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Golden Fest: Best New York Concert of Whatever Year You Can Remember

It was early, a little before six, upstairs in the Rainbow Room Saturday night at the big finale to this year’s Golden Fest. A young mom with bangs in a simple black top and pants swung her daughter by the wrists. The two pretty much had the whole dance floor to themselves, and the little kid was relishing the attention. A friend of her mom’s joined them and took over the swinging.

Then the little girl decided she wanted to show off her dance moves – and schooled the two adults in how to get down to an edgy minor-key Balkan tune, in 7/4 time. Over the course of the next eight hours or so, she wouldn”t be the only preschooler who had those kind of moves down cold.

Many of those kids’ parents, or the kids themselves, are alumni of the annual Balkan Camp immortalized as the idyllic setting of Josephine Decker’s horror film Butter on the Latch. It seems like a great place to learn Romany dances or sharpen your chops on the accordion, or zurla, or gadulka. But not everyone who goes to Golden Fest every year goes to Balkan Camp, or has roots in the old country, or in Eastern European music. They just like minor keys, and chromatics, and what a lot of western musicans would call weird tempos (and eating and drinking too – there’s lots of both). Over the course of two nights every January, this is New York’s most entertaining music festival, year after year. At the risk of being ridiculously redundant, you’ll see this on the best concerts of 2020 page here at the end of the year.

The little girl, her mom and her friend were dancing to the sounds of Rodyna (which, appropriately, means “family”). That particular song had a rustic northern Greek or Macedonian sound to it, the women in the band singing stark and low, bouzouki player Joseph Castelli adding a bristling edge. A floor below, the Navatman Music Collective were joining voices in leaping, precise harmony throughout an ancient Indian carnatic melody.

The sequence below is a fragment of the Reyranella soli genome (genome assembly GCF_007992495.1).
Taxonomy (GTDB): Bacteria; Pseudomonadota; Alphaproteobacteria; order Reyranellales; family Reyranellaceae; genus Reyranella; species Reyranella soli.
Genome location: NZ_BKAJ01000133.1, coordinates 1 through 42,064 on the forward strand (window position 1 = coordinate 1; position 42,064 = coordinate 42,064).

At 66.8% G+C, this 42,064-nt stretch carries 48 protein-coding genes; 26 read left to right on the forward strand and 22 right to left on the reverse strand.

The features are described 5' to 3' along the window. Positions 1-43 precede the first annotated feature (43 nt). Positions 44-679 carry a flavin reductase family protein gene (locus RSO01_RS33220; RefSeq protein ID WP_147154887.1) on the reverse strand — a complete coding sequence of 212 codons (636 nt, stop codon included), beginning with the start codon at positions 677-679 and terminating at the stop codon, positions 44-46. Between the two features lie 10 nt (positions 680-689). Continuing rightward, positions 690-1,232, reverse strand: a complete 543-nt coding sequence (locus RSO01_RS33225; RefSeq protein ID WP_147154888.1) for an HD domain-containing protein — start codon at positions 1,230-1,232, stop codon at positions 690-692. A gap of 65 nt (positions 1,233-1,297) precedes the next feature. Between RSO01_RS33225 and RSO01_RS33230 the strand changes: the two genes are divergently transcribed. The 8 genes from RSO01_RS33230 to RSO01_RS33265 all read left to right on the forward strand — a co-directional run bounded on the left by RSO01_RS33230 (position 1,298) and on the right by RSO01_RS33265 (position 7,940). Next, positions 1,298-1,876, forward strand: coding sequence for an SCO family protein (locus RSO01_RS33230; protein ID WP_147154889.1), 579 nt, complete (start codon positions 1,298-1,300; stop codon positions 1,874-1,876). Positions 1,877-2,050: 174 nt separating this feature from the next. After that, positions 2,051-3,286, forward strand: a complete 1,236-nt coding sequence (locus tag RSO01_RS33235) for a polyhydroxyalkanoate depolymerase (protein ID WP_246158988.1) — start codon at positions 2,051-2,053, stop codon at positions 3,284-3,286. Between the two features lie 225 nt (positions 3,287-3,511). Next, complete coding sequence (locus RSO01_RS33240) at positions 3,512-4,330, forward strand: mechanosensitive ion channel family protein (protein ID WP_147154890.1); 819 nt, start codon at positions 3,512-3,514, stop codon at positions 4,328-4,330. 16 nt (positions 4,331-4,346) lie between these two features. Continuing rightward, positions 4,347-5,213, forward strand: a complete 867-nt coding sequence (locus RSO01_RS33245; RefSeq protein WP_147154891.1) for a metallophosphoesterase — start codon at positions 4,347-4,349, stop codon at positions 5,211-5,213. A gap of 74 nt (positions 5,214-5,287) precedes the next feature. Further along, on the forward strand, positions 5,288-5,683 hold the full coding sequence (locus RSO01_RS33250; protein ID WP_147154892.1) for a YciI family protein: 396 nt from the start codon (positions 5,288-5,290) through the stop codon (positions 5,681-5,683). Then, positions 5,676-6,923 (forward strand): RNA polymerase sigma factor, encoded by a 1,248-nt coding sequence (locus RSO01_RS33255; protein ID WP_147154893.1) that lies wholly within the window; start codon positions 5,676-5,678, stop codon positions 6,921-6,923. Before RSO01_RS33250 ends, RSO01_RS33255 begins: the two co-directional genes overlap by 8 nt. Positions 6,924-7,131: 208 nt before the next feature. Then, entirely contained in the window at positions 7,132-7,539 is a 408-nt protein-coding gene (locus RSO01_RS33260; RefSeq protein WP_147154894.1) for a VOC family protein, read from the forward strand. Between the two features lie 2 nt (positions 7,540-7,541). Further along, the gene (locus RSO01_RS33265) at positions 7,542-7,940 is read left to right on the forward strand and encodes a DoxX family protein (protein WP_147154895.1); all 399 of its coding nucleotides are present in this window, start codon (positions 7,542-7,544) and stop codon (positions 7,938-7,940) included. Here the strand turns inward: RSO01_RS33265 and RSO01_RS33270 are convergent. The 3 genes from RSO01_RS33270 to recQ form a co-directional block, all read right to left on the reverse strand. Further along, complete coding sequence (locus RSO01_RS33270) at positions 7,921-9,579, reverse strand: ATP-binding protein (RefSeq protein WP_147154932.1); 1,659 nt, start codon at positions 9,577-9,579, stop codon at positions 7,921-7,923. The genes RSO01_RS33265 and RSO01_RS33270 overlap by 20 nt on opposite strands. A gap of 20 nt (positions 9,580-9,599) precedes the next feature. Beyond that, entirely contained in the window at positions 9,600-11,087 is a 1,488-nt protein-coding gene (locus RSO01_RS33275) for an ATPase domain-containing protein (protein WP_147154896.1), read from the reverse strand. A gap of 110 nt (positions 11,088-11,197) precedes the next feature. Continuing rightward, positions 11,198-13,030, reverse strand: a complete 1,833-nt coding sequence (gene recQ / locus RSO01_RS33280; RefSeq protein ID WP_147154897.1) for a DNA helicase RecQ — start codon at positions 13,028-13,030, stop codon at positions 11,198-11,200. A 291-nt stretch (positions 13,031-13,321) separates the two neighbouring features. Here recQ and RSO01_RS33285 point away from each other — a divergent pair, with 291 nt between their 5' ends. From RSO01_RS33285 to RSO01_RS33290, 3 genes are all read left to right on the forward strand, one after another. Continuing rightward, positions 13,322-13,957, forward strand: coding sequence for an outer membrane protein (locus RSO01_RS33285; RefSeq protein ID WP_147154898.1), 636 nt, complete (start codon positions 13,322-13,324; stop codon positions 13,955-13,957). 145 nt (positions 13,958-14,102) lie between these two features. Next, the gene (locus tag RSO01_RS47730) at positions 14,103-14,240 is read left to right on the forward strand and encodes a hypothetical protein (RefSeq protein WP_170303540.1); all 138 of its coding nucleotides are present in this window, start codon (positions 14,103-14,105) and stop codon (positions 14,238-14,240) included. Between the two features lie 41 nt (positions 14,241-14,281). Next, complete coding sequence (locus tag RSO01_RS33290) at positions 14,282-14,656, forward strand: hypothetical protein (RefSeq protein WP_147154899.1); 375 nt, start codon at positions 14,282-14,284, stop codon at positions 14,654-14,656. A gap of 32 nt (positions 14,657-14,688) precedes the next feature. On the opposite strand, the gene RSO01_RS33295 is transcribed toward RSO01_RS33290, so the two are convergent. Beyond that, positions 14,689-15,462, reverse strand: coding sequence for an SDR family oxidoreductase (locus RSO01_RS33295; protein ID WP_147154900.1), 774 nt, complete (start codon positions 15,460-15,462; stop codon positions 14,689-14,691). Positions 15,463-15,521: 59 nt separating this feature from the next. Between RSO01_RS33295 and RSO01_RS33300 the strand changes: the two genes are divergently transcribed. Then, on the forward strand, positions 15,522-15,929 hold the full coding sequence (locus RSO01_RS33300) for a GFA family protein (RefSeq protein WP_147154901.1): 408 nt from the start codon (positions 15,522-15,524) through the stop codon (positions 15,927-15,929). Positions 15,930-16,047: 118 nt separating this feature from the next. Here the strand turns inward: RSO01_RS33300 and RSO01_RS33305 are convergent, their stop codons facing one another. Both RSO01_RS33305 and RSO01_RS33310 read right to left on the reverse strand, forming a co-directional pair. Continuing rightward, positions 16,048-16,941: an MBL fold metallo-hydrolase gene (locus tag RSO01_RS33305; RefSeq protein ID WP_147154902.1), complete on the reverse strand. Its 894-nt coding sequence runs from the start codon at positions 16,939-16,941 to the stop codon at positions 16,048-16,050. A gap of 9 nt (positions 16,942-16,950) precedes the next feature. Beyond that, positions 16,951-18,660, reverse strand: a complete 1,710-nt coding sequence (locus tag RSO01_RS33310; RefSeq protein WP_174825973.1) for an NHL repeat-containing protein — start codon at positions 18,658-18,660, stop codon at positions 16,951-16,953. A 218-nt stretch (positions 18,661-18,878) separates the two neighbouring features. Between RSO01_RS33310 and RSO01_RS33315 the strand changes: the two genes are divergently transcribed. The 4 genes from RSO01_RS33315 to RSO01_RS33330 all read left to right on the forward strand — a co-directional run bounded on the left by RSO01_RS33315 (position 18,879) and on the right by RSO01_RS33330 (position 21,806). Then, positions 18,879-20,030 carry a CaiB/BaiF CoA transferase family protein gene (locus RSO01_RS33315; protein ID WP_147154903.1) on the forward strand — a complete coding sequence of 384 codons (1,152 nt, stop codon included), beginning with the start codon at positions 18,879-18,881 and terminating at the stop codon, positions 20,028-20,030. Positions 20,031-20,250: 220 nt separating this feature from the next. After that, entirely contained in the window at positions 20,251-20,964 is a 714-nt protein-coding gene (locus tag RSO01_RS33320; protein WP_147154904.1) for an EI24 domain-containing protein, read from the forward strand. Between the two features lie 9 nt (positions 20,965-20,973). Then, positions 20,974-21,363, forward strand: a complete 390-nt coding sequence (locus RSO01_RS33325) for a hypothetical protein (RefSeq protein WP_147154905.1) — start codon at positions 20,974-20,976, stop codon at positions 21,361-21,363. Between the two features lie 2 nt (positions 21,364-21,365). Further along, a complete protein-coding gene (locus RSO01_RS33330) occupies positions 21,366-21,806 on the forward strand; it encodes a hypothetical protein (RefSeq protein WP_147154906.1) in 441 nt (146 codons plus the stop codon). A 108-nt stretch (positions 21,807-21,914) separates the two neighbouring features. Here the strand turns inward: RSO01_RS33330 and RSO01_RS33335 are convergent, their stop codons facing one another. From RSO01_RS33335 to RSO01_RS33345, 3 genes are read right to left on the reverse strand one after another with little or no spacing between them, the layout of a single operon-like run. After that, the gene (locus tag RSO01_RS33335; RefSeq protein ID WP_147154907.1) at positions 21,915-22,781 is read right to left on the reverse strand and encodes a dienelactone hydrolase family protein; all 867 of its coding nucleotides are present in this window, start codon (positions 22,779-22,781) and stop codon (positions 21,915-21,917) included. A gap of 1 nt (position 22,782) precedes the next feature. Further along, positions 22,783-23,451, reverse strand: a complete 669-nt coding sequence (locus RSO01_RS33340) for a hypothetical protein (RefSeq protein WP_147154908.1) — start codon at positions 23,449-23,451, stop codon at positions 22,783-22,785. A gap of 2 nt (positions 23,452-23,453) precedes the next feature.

Indian choral music at a Balkan music festival – with harmonies, no less? Sure. Over the years, Golden Fest has expanded beyond Serbian and Romany sounds to embrace music from all over: Egypt, Spain, and now, India. That’s where Romany music started, anyway. As the members of New York’s original Balkan brass band Zlatne Uste – who originated the festival, and were the centerpiece of the Friday night edition – view it, it’s all just good music.

To hell with the overcrowded, touristy Copacabana – this is the real Globalfest.

When careening Russian Romany dance band Romashka took the stage at about half past six, the big ballroom was pretty empty. As frontwoman Inna Barmash and violinist Jake Shulman-Ment took a couple of breathtaking cadenzas, was this going to be the year nobody came to Golden Fest?

Ha. About half an hour later, just in time for everybody to hear guitarist Jay Vilnai slink his way through an eerie, pointillistic solo, it was as if the floodgates broke and half of Brooklyn busted through the doors. In what seemed like less than five minutes, it was impossible to get through the expanding circles of line dancers. This party had a plan.

To the extent that you can bring a plan to it, anyway. Much as Golden Fest is one-stop shopping, a way to discover a couple dozen great new bands every year, there comes a point where Plan A and Plan B go out the window and you just have to go with the flow. In an age where social media is atomizing and distancing everyone from their friends, it’s hard to think of a more crazily entertaining way to reconnect with people you haven’t seen in months.

So this year’s agenda – to hang on the dance floor and catch as many of the headliners as possible, like a lot of people do – didn’t last long. Until the first distractions came into view, it was a lot of fun to discover Orchester Praževica, their surfy guitar and shapeshifting dance tunes from the southern side of the Danube. After them, it seemed that Slavic Soul Party spent as much time off the stage, in the middle of the floor surrounded by the circling hordes, as they did onstage. This time they didn’t do the Ellington, or much of the hip-hop stuff, as they’ve played in years past here; this was as close to traditional as this untraditional brass band gets.